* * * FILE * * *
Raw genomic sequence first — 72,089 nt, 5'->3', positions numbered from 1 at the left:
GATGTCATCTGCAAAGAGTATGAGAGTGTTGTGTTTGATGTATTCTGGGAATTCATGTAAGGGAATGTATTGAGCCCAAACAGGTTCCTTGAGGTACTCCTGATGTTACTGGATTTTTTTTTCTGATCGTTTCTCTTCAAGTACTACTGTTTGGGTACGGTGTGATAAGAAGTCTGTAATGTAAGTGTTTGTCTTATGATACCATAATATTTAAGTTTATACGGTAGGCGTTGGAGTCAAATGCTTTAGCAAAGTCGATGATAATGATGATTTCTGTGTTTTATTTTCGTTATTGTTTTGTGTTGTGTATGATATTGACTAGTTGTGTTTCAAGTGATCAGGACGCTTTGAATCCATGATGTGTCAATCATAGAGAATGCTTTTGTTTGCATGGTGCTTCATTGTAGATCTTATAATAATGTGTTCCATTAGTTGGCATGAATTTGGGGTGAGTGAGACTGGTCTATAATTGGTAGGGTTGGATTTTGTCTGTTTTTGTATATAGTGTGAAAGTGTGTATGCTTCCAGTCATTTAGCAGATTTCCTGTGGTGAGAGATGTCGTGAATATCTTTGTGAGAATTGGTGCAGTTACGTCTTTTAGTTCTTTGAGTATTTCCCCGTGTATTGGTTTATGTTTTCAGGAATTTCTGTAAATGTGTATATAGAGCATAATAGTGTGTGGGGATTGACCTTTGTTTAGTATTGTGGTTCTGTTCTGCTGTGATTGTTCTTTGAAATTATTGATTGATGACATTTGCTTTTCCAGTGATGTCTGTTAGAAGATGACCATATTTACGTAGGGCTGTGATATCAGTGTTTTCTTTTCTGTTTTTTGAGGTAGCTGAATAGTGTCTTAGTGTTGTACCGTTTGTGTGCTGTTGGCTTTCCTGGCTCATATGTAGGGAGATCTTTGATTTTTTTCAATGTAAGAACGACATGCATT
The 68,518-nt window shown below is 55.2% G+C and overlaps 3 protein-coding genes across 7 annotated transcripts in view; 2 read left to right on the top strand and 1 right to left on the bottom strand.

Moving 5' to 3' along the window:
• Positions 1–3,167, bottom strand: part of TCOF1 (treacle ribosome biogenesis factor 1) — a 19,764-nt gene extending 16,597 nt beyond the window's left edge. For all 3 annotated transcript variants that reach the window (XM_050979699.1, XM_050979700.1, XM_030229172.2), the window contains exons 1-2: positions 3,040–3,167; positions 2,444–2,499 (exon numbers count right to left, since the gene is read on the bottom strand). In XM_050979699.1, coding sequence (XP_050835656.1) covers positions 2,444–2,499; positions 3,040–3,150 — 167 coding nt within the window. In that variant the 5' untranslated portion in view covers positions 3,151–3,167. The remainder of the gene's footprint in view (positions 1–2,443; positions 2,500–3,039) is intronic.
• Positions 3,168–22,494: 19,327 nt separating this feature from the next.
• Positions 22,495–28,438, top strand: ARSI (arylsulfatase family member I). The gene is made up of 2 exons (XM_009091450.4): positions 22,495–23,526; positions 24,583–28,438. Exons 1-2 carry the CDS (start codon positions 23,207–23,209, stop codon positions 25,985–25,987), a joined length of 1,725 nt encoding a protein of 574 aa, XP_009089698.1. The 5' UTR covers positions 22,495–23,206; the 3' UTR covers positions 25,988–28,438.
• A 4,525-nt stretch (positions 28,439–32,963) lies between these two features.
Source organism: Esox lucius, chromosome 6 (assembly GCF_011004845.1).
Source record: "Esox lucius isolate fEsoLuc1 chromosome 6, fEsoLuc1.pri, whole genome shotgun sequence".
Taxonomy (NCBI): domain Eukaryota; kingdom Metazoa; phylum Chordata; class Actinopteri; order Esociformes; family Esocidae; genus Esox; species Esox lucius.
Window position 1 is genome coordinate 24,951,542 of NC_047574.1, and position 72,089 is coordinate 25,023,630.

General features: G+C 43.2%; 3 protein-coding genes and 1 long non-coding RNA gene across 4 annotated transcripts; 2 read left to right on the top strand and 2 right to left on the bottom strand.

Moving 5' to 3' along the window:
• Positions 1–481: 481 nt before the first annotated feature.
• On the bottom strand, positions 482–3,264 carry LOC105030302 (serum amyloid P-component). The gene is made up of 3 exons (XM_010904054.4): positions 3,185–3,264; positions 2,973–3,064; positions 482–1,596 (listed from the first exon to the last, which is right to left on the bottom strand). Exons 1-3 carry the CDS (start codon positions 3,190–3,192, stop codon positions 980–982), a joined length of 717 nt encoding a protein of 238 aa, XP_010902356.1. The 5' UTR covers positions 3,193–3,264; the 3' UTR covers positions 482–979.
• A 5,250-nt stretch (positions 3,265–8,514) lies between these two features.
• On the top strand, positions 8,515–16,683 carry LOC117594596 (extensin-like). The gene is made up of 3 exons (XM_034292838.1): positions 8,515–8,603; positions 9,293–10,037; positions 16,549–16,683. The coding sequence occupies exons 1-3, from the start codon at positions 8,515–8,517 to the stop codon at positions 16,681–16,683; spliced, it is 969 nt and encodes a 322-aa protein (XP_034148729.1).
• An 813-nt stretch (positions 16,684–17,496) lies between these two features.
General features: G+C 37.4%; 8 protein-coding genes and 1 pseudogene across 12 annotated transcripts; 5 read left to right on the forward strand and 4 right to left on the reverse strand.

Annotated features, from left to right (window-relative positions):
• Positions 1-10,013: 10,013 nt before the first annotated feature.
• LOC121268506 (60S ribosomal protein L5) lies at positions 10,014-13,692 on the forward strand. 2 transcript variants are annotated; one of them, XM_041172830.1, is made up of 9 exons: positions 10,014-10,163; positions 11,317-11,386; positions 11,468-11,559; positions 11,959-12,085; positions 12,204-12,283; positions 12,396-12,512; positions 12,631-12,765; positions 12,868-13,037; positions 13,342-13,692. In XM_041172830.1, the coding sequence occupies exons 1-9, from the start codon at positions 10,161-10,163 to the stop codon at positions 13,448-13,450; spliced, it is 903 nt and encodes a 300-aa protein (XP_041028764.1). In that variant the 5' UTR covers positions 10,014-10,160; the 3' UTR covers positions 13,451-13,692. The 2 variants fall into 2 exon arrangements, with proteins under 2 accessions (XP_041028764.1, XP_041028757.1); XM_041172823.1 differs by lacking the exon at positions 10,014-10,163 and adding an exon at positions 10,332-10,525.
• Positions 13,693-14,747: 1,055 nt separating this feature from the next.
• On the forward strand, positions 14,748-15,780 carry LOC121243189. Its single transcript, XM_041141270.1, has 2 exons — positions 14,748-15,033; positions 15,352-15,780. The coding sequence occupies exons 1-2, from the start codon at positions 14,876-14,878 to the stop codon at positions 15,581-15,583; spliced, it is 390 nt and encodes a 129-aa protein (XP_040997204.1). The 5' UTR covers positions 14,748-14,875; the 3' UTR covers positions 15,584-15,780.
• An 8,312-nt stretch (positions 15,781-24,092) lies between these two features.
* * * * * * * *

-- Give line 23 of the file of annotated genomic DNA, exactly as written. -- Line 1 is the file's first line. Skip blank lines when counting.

• LOC121268506 (60S ribosomal protein L5) lies at positions 10,014-13,692 on the forward strand. 2 transcript variants are annotated; one of them, XM_041172830.1, is made up of 9 exons: positions 10,014-10,163; positions 11,317-11,386; positions 11,468-11,559; positions 11,959-12,085; positions 12,204-12,283; positions 12,396-12,512; positions 12,631-12,765; positions 12,868-13,037; positions 13,342-13,692. In XM_041172830.1, the coding sequence occupies exons 1-9, from the start codon at positions 10,161-10,163 to the stop codon at positions 13,448-13,450; spliced, it is 903 nt and encodes a 300-aa protein (XP_041028764.1). In that variant the 5' UTR covers positions 10,014-10,160; the 3' UTR covers positions 13,451-13,692. The 2 variants fall into 2 exon arrangements, with proteins under 2 accessions (XP_041028764.1, XP_041028757.1); XM_041172823.1 differs by lacking the exon at positions 10,014-10,163 and adding an exon at positions 10,332-10,525.